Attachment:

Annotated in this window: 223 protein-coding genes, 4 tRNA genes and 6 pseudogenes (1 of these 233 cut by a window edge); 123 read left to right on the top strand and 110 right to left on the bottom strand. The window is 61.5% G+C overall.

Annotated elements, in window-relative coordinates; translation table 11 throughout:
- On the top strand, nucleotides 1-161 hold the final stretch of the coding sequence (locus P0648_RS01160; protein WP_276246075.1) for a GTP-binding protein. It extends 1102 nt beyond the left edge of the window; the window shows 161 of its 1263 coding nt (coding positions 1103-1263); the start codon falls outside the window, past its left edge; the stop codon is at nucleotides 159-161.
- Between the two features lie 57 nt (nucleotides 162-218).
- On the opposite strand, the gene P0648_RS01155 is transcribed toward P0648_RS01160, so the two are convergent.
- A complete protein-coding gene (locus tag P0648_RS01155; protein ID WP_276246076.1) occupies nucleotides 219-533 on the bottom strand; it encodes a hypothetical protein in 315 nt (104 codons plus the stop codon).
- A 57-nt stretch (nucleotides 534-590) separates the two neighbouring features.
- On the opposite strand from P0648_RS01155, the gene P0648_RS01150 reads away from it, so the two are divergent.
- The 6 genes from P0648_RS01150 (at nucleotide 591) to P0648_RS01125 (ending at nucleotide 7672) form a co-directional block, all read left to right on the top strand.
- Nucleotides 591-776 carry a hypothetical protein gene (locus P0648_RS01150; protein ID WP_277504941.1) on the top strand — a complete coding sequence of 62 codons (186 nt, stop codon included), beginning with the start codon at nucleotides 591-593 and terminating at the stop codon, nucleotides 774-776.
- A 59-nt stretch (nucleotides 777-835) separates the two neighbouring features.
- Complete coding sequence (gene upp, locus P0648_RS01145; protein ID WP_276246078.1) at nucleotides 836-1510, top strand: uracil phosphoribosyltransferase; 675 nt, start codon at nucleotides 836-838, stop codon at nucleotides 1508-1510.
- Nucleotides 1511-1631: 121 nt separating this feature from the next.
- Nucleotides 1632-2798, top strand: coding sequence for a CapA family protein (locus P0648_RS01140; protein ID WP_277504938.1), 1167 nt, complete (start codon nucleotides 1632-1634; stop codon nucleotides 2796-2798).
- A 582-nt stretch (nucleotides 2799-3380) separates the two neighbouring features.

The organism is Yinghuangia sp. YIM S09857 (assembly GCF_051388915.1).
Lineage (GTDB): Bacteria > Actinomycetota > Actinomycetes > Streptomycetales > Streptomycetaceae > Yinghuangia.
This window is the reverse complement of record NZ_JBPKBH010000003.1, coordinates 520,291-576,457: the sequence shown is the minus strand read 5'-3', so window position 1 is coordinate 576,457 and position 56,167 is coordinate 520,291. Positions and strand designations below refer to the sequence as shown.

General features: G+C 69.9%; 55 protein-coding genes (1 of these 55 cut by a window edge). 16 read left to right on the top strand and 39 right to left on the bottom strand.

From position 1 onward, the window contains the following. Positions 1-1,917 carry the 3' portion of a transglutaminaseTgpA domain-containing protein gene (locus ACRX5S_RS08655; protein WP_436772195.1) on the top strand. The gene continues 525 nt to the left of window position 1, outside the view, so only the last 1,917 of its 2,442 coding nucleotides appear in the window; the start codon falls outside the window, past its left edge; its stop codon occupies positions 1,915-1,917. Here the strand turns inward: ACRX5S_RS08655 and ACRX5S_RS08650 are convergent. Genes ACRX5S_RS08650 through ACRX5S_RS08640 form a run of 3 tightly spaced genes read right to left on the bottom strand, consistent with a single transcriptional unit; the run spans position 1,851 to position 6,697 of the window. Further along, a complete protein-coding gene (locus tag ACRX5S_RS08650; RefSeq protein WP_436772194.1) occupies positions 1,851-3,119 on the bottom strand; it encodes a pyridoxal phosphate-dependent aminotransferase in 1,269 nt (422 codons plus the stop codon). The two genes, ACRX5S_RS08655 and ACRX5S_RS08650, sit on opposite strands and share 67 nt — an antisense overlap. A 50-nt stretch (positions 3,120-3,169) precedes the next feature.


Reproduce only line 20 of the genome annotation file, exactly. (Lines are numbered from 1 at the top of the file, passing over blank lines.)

From position 1 onward, the window contains the following. Positions 1-1,917 carry the 3' portion of a transglutaminaseTgpA domain-containing protein gene (locus ACRX5S_RS08655; protein WP_436772195.1) on the top strand. The gene continues 525 nt to the left of window position 1, outside the view, so only the last 1,917 of its 2,442 coding nucleotides appear in the window; the start codon falls outside the window, past its left edge; its stop codon occupies positions 1,915-1,917. Here the strand turns inward: ACRX5S_RS08655 and ACRX5S_RS08650 are convergent. Genes ACRX5S_RS08650 through ACRX5S_RS08640 form a run of 3 tightly spaced genes read right to left on the bottom strand, consistent with a single transcriptional unit; the run spans position 1,851 to position 6,697 of the window. Further along, a complete protein-coding gene (locus tag ACRX5S_RS08650; RefSeq protein WP_436772194.1) occupies positions 1,851-3,119 on the bottom strand; it encodes a pyridoxal phosphate-dependent aminotransferase in 1,269 nt (422 codons plus the stop codon). The two genes, ACRX5S_RS08655 and ACRX5S_RS08650, sit on opposite strands and share 67 nt — an antisense overlap. A 50-nt stretch (positions 3,120-3,169) precedes the next feature.